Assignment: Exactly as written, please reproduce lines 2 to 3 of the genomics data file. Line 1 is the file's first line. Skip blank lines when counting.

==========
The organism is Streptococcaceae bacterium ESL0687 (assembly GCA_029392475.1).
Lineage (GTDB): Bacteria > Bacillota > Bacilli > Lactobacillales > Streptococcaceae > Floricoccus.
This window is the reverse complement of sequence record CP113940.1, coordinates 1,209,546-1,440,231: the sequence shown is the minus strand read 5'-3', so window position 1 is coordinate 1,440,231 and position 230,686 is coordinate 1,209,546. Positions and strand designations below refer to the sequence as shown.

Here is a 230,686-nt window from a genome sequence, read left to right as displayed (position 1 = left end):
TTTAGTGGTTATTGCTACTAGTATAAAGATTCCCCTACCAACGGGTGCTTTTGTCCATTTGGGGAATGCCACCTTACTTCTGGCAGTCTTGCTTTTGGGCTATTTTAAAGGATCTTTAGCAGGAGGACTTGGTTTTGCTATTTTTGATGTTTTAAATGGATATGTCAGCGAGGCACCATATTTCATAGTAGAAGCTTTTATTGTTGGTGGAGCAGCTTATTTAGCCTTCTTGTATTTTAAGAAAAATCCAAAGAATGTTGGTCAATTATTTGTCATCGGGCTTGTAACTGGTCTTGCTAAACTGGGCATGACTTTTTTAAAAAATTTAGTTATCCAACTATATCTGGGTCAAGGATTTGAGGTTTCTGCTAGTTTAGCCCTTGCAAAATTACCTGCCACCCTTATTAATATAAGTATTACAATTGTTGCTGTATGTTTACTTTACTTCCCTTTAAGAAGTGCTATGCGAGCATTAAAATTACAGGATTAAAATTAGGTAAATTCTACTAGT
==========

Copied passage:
Lineage (GTDB): Bacteria > Bacillota > Bacilli > Lactobacillales > Streptococcaceae > Floricoccus.
This window is the reverse complement of sequence record CP113940.1, coordinates 1,209,546-1,440,231: the sequence shown is the minus strand read 5'-3', so window position 1 is coordinate 1,440,231 and position 230,686 is coordinate 1,209,546. Positions and strand designations below refer to the sequence as shown.